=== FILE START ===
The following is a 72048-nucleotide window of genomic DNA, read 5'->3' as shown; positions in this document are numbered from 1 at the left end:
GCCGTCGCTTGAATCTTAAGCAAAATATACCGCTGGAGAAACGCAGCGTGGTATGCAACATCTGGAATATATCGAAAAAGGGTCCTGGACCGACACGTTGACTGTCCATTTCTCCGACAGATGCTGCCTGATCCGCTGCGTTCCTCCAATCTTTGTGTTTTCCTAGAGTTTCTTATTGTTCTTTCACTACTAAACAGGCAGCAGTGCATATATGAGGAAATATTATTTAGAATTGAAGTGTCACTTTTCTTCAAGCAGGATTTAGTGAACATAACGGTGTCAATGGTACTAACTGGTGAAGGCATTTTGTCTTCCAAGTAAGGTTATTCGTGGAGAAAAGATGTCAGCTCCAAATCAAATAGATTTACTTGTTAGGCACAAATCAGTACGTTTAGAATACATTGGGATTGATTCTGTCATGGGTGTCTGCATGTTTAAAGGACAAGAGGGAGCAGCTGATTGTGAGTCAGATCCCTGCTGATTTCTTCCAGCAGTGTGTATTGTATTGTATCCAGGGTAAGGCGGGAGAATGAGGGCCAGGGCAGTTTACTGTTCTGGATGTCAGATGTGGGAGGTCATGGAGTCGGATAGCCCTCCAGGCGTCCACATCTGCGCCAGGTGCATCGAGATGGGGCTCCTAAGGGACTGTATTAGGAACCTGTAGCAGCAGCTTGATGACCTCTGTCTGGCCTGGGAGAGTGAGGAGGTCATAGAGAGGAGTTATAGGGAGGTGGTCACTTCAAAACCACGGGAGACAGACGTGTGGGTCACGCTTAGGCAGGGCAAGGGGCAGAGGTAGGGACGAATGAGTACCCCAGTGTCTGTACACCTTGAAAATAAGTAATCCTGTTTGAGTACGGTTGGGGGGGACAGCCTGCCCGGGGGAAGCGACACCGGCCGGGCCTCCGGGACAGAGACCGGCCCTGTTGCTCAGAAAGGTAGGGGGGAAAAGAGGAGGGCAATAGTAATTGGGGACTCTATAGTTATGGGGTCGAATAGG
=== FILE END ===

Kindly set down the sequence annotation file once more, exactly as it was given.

The following is a 72048-nucleotide window of genomic DNA, read 5'->3' as shown; positions in this document are numbered from 1 at the left end:
GCCGTCGCTTGAATCTTAAGCAAAATATACCGCTGGAGAAACGCAGCGTGGTATGCAACATCTGGAATATATCGAAAAAGGGTCCTGGACCGACACGTTGACTGTCCATTTCTCCGACAGATGCTGCCTGATCCGCTGCGTTCCTCCAATCTTTGTGTTTTCCTAGAGTTTCTTATTGTTCTTTCACTACTAAACAGGCAGCAGTGCATATATGAGGAAATATTATTTAGAATTGAAGTGTCACTTTTCTTCAAGCAGGATTTAGTGAACATAACGGTGTCAATGGTACTAACTGGTGAAGGCATTTTGTCTTCCAAGTAAGGTTATTCGTGGAGAAAAGATGTCAGCTCCAAATCAAATAGATTTACTTGTTAGGCACAAATCAGTACGTTTAGAATACATTGGGATTGATTCTGTCATGGGTGTCTGCATGTTTAAAGGACAAGAGGGAGCAGCTGATTGTGAGTCAGATCCCTGCTGATTTCTTCCAGCAGTGTGTATTGTATTGTATCCAGGGTAAGGCGGGAGAATGAGGGCCAGGGCAGTTTACTGTTCTGGATGTCAGATGTGGGAGGTCATGGAGTCGGATAGCCCTCCAGGCGTCCACATCTGCGCCAGGTGCATCGAGATGGGGCTCCTAAGGGACTGTATTAGGAACCTGTAGCAGCAGCTTGATGACCTCTGTCTGGCCTGGGAGAGTGAGGAGGTCATAGAGAGGAGTTATAGGGAGGTGGTCACTTCAAAACCACGGGAGACAGACGTGTGGGTCACGCTTAGGCAGGGCAAGGGGCAGAGGTAGGGACGAATGAGTACCCCAGTGTCTGTACACCTTGAAAATAAGTAATCCTGTTTGAGTACGGTTGGGGGGGACAGCCTGCCCGGGGGAAGCGACACCGGCCGGGCCTCCGGGACAGAGACCGGCCCTGTTGCTCAGAAAGGTAGGGGGGAAAAGAGGAGGGCAATAGTAATTGGGGACTCTATAGTTATGGGGTCGAATAGG